All across Iowa, rural communities reside. Driving between those communities, plots of land with hundreds of giant wind turbines are commonly seen from car windows.
These wind turbines provide power to transmission systems and spread around the country, powering communities around America.
In the Department of Electrical and Computer Engineering at Iowa State University, Assistant Professor Zhaoyu Wang (PI), Electric Power and Research Center (EPRC) Director Anne Kimber and Professor Venkataramana Ajjarapu recently received a $1,177,965 grant from the Department of Energy (DOE) for their research on this topic — providing support of the rural power systems through designing optimization models and control algorithms to perfect the connection between windmills and rural, local grids.
“So unlike giant wind farms with hundreds of turbines that deliver power to a transmission system and it goes around the country, our control algorithm could allow windmills to be much more local resources,” Kimber said. “And if we can integrate their operation better, then we can bring up local systems faster.”
In order to enable rural, local utilities to access the windmills around them, the team is creating a control algorithm — or a type of logic that assess data picked up from the farm — that will not only allow local areas to leverage wind farms, but also provide emergency power, in case of a power outage.
“Something very important to farmers is preventing outages,” Wang said. “Sometimes there are power outages, and in rural areas it takes a long time to restore the power and service to the farmers and other customers in rural places. So our idea is using distributed wind turbines to reduce the outage time.”
The team is currently working directly with Algona Municipal Utilities, a small Public Power utility in north-central Iowa. A distributed wind farm is provided for the team to develop hands-on research — allowing Iowa State to drastically stand out in power research.
“We are the only university in the system integration — setting all the hardware — topic,” Wang said. “We are not only doing research, but also field demonstration.”
Not only is ISU independent and revolutionary in researching this field, but the distributed wind farm they are running with is original and the first of its kind.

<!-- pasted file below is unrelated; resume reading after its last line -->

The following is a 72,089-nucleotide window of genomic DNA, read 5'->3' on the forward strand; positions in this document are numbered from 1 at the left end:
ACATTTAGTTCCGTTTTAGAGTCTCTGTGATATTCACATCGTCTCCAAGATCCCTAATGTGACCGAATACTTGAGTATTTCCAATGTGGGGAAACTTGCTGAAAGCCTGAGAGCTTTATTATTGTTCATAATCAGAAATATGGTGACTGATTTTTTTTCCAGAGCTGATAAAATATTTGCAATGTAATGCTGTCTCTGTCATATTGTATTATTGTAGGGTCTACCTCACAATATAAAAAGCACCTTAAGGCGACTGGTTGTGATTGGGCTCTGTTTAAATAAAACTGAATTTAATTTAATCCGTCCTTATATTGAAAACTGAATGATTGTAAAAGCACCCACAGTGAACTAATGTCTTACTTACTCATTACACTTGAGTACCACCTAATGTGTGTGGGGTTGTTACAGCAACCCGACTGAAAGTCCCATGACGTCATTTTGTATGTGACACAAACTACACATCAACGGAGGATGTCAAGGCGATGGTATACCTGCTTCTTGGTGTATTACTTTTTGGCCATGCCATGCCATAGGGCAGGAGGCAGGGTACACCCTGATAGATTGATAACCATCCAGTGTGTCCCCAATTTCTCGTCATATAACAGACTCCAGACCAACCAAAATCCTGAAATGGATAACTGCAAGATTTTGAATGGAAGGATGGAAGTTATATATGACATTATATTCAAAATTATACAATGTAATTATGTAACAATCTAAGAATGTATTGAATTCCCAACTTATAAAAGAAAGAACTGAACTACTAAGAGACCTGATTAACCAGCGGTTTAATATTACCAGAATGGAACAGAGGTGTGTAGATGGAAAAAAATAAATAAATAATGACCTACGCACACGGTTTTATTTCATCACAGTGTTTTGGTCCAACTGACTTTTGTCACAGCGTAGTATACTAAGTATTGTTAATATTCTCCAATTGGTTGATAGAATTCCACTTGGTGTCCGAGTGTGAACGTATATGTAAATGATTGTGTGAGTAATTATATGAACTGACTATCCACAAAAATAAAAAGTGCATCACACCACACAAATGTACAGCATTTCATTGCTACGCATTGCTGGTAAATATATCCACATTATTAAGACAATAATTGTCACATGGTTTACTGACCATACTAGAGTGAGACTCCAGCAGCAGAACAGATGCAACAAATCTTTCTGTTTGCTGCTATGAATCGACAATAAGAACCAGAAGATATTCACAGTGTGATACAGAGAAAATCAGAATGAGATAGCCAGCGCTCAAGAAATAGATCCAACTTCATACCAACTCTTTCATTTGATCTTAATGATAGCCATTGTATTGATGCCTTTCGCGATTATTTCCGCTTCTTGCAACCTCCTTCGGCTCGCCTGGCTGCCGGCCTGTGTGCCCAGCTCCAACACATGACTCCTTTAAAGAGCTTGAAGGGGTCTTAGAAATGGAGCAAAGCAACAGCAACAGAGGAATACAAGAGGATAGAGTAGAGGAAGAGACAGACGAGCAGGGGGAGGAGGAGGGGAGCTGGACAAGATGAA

“Since this wind farm was the first distributed wind farm in Iowa, we now have all this data from this wind farm — giving us room to make it smarter by optimizing how it operates,” Kimber said.
Wind farms and individual windmills are already having a successful, safe and environmentally clean impact on electricity and power grids. But why not make the process of retaining energy even more successful, safe and clean?
“Right now, a lot of rural areas have generators in the case of a power outage, but they are diesel generators,” Wang said. “Diesel generators are old, dirty and a pollutant. So if we can use this wind and solar energy to replace that, it becomes cleaner.”
With this control algorithm, local windmills will offer direct, clean support in the case of a power outage, with enhanced system reliability and resilience through the distributed wind.
“We are changing the menu of options that the utility can use,” Kimber said. “The wind will become a much more consistent integrated resource into the local utility. We are altering what we already have and making it even better.”
The utility of the smaller, local wind farms will allow people to get more power out of the wind turbines, and it’s one of the cheapest resources because wind has no fuel cost; it’s free.
“If there is an ice storm, you could have an outage that could last a long time because you have rural systems that are not easy to access and they could be damaged, making it hard to repair,” Kimber said. “And not only that, but it could be expensive to repair.”
By having these smaller, local wind farms, the small communities around Iowa could have cleaner, more efficient and more resilient energy.